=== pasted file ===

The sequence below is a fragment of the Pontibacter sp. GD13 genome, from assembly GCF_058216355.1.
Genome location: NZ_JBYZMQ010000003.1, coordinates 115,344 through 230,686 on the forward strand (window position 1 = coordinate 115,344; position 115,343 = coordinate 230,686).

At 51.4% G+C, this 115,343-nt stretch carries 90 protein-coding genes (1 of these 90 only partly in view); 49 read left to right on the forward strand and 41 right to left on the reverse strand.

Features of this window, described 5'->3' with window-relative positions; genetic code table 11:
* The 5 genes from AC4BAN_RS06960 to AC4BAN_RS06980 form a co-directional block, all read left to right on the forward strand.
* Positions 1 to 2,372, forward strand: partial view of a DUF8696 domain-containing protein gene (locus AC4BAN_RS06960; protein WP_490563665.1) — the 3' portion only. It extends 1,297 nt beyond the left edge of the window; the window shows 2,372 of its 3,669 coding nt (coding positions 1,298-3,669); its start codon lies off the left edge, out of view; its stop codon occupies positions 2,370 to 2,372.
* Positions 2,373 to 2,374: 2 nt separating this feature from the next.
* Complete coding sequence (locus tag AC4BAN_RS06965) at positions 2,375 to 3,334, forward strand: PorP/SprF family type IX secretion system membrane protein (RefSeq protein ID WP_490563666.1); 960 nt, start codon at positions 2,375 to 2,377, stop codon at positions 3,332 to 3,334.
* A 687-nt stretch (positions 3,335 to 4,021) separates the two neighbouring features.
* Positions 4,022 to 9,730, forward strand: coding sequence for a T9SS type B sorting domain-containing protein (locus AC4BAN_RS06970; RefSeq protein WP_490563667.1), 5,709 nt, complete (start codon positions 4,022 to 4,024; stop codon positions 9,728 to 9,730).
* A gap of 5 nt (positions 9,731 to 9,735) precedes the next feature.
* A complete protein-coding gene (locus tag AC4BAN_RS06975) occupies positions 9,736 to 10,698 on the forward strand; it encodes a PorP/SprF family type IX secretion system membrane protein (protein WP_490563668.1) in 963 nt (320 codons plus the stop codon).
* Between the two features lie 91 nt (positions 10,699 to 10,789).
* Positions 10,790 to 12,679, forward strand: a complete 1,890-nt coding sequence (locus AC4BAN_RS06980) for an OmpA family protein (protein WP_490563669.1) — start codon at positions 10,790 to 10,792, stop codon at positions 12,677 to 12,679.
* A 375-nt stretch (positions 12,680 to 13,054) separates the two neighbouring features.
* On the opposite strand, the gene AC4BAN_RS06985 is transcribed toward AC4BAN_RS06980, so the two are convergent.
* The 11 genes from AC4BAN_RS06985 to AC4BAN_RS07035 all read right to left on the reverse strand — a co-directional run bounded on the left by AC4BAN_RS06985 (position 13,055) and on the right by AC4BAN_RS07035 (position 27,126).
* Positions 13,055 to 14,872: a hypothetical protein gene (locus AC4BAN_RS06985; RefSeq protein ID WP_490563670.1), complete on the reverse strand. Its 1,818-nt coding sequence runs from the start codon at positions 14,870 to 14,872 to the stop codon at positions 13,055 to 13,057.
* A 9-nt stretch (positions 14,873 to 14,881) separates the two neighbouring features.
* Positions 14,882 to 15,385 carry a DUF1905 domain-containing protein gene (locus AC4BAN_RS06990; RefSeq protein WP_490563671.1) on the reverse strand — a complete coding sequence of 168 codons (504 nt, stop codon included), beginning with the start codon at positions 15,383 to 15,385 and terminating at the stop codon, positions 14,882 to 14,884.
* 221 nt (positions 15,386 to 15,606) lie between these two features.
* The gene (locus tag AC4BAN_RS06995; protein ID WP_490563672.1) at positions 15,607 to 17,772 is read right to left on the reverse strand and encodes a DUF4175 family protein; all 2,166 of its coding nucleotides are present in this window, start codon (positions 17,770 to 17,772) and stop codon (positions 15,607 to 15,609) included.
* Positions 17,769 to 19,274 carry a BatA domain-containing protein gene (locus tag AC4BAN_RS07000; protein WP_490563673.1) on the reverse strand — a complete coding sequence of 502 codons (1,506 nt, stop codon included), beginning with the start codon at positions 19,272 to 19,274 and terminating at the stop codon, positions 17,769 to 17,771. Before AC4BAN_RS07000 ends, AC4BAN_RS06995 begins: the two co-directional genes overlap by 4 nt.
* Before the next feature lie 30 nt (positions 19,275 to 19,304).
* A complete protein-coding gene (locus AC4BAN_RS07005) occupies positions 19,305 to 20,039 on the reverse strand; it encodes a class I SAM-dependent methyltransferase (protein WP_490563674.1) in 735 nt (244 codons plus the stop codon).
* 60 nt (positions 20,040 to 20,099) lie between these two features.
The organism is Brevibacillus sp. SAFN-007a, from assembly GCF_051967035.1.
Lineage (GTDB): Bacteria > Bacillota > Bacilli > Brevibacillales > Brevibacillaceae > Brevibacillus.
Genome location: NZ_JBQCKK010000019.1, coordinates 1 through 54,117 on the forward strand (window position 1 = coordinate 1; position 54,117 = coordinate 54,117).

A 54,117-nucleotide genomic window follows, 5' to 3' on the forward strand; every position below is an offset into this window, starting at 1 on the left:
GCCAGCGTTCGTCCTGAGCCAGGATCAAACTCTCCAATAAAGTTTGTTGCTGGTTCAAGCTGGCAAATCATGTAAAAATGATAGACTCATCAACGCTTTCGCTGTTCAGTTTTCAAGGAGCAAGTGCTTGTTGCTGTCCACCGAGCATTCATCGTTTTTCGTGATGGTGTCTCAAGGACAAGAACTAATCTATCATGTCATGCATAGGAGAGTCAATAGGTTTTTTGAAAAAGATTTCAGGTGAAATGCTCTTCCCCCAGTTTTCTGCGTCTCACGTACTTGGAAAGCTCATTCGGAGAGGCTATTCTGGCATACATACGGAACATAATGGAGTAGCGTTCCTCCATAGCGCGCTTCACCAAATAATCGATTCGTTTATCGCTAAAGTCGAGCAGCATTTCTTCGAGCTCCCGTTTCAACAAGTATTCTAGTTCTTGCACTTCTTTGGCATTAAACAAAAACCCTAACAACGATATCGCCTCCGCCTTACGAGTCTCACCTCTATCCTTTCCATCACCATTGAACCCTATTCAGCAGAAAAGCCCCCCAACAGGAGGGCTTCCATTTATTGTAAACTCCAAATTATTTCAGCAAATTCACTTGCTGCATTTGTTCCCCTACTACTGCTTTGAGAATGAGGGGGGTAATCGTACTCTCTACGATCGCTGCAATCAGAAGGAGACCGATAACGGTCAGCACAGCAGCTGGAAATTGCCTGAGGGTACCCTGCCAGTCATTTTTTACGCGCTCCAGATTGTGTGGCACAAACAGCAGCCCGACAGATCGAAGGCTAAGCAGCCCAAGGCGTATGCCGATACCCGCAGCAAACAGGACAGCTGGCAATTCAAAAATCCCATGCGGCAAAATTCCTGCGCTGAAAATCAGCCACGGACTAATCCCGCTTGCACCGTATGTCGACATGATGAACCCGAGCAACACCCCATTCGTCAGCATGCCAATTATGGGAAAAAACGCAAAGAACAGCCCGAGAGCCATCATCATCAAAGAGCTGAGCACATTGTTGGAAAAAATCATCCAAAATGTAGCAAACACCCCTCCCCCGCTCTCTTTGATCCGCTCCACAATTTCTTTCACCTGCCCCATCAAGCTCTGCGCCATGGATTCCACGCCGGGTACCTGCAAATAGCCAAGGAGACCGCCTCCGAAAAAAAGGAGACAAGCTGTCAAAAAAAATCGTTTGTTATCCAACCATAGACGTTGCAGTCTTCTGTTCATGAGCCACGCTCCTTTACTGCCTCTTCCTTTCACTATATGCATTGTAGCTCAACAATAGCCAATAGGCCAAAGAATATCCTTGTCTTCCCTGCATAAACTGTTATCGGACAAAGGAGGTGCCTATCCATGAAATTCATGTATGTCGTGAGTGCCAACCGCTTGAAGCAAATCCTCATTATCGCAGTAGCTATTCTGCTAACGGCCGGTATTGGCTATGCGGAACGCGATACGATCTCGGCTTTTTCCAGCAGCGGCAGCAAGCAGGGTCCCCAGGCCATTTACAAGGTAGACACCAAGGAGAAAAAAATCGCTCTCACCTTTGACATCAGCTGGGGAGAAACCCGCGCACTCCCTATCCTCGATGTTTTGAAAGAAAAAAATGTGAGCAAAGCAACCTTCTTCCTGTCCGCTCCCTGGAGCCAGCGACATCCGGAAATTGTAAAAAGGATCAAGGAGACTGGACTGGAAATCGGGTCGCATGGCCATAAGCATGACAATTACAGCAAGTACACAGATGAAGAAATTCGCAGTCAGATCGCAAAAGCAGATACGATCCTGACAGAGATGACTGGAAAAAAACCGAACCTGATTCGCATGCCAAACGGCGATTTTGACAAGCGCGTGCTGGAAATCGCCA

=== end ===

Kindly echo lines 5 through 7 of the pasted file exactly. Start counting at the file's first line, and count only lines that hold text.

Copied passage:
* The 5 genes from AC4BAN_RS06960 to AC4BAN_RS06980 form a co-directional block, all read left to right on the forward strand.
* Positions 1 to 2,372, forward strand: partial view of a DUF8696 domain-containing protein gene (locus AC4BAN_RS06960; protein WP_490563665.1) — the 3' portion only. It extends 1,297 nt beyond the left edge of the window; the window shows 2,372 of its 3,669 coding nt (coding positions 1,298-3,669); its start codon lies off the left edge, out of view; its stop codon occupies positions 2,370 to 2,372.
* Positions 2,373 to 2,374: 2 nt separating this feature from the next.